ANDOVER — Charlene Kozdra calls herself "one of the nobodies" among the hundreds of workers who will lose their jobs at the local Internal Revenue Service tax return processing center this summer.
"I'm one of the ones they don't care about," said Kozdra, a 43-year-old single mother from Raymond, N.H.
She expects to be laid off by June 30, but said the IRS hasn't been counting her and many other term or temporary workers among its official layoff totals of 700 announced earlier this year.
"There will be no severance for me, there will be no buyout, and I can't apply for jobs posted internally," said Kozdra, a five-year IRS employee. "I'll have to apply from outside just like a new person on the street. And I'll get no preference. Last year we were working 12-hour days to put out the stimulus checks, and this is what they gave us."
Ron Carbonneau, president of the National Treasury Employees Union (NTEU) Chapter 68, said Kozdra is one of 900 so-called "term and temp" employees who have been virtually forgotten by the IRS in its ongoing plans to close the paper processing operation in Andover.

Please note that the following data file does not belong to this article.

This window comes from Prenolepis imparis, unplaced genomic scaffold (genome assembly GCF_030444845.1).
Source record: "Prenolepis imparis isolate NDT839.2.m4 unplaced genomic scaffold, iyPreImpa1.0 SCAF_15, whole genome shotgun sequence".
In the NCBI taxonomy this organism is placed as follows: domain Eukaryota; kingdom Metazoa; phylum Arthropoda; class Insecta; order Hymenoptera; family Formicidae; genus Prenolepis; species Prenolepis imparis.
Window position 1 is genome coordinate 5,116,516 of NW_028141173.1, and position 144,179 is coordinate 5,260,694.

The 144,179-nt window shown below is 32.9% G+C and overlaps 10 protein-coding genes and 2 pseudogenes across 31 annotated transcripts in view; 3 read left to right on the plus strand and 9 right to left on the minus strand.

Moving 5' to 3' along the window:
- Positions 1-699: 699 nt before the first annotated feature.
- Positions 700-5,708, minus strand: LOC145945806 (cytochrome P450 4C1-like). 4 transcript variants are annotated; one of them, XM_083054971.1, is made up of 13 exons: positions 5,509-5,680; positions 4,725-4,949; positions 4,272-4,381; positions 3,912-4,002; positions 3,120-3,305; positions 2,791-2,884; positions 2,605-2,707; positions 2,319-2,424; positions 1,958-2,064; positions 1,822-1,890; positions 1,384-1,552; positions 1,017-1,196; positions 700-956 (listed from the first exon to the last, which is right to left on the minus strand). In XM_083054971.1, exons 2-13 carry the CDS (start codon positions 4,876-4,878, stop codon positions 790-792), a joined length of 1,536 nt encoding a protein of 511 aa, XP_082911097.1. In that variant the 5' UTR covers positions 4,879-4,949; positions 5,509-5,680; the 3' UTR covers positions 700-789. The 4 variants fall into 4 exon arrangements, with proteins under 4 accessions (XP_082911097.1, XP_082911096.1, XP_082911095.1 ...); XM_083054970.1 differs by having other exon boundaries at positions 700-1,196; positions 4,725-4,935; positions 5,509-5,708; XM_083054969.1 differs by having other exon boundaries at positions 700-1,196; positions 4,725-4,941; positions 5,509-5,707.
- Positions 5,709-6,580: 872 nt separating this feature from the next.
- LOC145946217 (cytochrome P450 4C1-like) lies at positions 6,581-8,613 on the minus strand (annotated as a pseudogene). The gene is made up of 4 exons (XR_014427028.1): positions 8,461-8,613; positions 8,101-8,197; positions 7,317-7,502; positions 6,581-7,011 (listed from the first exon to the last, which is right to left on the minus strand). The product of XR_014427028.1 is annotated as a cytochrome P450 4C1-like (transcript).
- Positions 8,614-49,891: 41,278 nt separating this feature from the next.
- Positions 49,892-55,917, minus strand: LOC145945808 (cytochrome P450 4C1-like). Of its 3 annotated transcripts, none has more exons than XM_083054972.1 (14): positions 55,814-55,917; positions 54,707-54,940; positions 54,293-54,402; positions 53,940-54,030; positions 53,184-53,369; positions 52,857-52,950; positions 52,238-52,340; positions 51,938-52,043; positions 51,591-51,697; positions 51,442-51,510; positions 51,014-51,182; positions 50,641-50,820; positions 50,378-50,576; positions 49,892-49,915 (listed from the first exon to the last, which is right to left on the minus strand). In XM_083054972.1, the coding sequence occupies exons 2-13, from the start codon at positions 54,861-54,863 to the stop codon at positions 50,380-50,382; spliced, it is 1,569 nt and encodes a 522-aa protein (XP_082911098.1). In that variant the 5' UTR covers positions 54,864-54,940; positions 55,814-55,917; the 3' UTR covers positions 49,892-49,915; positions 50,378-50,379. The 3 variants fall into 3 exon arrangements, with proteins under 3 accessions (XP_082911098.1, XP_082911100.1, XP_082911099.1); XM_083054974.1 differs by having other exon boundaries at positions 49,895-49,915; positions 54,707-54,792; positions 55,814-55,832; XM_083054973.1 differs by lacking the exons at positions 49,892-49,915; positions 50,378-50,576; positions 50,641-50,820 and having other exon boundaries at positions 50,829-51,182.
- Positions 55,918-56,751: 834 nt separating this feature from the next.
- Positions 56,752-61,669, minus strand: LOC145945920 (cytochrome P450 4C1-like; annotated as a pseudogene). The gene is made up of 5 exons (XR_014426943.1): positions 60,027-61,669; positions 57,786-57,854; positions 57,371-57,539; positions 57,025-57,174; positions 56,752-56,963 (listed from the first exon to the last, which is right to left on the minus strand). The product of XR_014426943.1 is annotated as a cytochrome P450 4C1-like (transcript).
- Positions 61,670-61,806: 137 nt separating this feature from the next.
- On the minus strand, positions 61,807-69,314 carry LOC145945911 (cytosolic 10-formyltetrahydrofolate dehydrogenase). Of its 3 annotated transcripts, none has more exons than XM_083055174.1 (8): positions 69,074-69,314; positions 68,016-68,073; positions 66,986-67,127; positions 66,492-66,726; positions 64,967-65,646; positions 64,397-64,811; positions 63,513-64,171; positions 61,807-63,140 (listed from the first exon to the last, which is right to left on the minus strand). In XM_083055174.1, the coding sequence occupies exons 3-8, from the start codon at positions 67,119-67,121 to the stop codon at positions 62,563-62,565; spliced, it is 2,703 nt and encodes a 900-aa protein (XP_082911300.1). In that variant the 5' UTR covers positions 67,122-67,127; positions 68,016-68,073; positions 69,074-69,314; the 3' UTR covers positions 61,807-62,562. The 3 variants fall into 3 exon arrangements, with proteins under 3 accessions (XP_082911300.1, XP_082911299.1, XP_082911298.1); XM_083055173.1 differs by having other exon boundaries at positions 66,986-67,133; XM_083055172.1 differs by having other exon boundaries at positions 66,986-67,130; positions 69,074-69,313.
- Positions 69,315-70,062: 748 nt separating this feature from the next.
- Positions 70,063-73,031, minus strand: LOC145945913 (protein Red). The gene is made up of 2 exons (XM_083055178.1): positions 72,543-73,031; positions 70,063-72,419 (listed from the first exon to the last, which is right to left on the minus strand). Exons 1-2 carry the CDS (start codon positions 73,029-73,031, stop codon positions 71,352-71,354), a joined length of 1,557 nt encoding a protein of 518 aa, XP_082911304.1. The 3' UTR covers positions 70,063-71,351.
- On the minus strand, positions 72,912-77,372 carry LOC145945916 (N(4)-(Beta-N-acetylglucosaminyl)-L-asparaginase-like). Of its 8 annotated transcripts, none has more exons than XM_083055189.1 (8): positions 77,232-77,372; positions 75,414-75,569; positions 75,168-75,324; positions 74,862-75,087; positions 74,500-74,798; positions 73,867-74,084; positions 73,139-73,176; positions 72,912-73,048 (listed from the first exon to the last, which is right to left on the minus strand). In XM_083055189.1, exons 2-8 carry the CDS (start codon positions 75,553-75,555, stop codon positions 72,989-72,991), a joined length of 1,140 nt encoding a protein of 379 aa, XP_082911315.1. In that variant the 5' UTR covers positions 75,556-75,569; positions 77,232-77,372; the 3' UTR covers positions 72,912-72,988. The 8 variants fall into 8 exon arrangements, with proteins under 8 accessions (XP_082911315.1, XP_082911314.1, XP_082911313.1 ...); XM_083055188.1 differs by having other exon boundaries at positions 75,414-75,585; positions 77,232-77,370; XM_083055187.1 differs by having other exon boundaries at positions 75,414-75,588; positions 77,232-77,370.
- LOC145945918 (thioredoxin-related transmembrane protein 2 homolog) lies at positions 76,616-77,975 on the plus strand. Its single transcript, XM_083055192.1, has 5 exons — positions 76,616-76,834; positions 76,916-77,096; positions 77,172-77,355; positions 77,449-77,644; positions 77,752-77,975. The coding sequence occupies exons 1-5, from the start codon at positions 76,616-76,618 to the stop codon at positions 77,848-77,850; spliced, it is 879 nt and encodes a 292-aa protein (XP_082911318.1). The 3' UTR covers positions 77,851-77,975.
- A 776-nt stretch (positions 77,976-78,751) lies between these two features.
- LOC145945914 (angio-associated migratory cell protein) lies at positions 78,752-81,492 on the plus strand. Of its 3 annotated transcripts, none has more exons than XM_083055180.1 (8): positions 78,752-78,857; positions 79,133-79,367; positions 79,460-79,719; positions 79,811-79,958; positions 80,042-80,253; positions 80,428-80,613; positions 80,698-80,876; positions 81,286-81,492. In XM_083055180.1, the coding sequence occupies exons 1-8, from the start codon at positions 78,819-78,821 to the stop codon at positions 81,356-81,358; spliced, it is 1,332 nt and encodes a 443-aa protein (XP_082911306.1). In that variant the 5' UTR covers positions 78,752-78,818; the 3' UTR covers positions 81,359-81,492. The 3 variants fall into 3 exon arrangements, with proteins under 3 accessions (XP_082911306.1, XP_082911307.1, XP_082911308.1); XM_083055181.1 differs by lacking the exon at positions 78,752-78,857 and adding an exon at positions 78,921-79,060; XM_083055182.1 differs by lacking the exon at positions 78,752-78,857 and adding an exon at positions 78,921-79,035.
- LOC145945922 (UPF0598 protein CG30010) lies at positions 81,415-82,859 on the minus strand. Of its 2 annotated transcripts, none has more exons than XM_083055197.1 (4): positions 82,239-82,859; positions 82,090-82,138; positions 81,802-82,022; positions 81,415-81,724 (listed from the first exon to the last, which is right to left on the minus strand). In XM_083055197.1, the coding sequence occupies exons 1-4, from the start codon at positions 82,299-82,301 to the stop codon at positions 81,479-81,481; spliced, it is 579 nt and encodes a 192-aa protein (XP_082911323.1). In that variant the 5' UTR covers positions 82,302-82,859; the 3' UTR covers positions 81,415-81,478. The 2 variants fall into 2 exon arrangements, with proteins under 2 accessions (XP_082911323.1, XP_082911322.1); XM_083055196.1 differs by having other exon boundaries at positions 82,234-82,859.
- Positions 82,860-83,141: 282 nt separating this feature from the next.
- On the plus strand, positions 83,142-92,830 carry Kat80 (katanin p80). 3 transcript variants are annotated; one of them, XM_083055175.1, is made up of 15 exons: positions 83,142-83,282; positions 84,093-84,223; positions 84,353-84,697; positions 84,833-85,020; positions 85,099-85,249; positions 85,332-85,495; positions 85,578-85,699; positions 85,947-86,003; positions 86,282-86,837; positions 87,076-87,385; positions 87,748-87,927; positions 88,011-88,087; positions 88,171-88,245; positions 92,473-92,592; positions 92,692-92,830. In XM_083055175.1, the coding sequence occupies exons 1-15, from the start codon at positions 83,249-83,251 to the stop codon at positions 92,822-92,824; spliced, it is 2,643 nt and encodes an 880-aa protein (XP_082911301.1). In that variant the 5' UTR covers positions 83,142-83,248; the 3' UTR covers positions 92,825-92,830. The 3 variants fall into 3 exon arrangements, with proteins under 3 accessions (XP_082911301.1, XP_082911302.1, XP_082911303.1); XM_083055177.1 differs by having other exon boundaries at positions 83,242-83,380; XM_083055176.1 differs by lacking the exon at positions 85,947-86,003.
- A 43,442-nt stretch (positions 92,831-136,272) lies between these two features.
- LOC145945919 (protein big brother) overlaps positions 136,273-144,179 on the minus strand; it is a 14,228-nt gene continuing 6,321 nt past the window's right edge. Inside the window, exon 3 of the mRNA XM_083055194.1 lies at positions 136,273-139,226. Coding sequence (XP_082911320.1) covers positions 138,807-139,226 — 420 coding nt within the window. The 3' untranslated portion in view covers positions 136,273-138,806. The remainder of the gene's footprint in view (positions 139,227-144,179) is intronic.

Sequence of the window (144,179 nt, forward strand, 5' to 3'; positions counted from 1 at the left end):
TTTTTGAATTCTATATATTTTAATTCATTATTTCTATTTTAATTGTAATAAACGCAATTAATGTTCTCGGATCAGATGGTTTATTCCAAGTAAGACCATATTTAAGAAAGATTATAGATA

Carbonneau, a 23-year IRS employee, accused the IRS of "grossly understating" the number of employees who will be affected as the agency converts to a system where most Americans file their tax returns electronically over the Internet.
He represents bargaining unit employees at the IRS Andover Campus, which includes posts of duty in Andover, Fitchburg, Methuen and Lowell.
"If they did not grossly understate it, they were certainly guilty of a significant error of omission," said Carbonneau, 40, of Windham, N.H. "The total job loss to the community would actually be at around 1,500 — much greater than the 700 that was originally reported by the agency in its press releases earlier this year," he said.